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Sea World Parks & Entertainment Inc. is in the process of obtaining permits to import a female walrus bred in captivity in Japan to its San Diego theme park for public display purposes, according to an October entry in the Federal Register.

Not everyone is excited about the development.

Naomi Rose, a senior scientist with Humane Society International, expresses concern for the well-being of captive walruses in general, as well as at Sea World specifically. While pinnipeds such as walruses are generally sedentary while on land, they are migratory creatures that in the wild can travel hundred or even thousands of miles through the ocean – small, chlorinated freshwater pools at display facilities are not only insufficient to satisfy the animals’ natural desire to travel long distances, the ratio of water to “land” (usually concrete formed to artificially resemble rock outcroppings) is intentionally imbalanced in order to encourage the animals to spend more time out of water where they’re more easily viewed by paying park patrons, Rose says in a 2009 report arguing in general against holding marine mammals in captivity for human entertainment.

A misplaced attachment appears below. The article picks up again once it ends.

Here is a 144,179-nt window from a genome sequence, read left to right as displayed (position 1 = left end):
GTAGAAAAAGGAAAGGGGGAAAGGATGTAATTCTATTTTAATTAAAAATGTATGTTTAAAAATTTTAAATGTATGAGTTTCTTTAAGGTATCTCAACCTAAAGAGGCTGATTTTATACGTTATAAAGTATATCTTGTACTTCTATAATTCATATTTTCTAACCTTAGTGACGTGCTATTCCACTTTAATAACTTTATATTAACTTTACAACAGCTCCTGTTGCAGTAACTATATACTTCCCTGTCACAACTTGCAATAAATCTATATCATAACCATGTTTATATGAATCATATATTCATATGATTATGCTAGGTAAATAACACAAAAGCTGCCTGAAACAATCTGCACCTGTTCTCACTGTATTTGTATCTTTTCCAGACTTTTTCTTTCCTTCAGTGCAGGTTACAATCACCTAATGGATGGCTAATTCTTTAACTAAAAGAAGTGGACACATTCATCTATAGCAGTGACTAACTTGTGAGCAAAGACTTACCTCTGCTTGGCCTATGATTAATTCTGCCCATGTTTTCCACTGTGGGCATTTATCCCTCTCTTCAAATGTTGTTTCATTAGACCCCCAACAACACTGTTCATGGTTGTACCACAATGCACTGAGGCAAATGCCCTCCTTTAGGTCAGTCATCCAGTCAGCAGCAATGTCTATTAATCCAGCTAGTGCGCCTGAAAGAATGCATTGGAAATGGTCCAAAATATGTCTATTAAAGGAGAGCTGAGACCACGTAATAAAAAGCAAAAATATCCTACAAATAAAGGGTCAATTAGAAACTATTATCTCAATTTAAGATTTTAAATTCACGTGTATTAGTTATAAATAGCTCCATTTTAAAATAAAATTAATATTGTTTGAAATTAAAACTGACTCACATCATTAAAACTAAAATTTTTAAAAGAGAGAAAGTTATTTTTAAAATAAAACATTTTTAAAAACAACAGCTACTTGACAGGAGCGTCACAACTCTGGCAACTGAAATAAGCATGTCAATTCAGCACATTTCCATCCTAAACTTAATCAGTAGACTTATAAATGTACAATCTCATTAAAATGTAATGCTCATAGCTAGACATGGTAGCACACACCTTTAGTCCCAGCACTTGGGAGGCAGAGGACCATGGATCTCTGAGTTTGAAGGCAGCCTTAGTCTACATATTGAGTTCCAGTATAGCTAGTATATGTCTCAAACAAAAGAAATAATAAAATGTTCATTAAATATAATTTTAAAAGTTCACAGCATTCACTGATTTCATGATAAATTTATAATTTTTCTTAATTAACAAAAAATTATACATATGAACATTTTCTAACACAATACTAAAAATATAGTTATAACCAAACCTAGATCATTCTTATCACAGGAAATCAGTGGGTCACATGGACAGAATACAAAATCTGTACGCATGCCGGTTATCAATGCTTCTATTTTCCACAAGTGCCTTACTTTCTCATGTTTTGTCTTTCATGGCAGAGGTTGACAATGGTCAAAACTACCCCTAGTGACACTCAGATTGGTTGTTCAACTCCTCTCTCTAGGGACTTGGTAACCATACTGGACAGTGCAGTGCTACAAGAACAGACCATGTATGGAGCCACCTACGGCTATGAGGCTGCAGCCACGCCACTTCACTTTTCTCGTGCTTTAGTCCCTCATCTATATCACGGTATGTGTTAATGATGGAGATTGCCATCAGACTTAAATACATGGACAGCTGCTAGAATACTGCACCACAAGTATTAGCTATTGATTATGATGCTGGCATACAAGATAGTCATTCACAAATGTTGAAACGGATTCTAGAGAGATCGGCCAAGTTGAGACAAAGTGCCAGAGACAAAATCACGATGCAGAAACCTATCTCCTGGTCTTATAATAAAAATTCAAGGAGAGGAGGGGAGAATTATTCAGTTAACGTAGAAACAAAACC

“The biggest problem with SeaWorld’s program is that the enclosures for walruses in the Wild Arctic exhibit are of course not so wild – they are indoors and therefore the walruses never see natural light and are living in temperatures that are, generally speaking, summer-like - it is too expensive to bring the temperature down to appropriate winter conditions for any of the Arctic mammals, which include polar bears and belugas,” Rose tells the Reader.

Because the walrus in question was bred in captivity, Rose says there isn’t much that can be done to protest its importation, and the permit application is mostly a procedural formality.

Sea World San Diego did not acknowledge a Reader request for comment.

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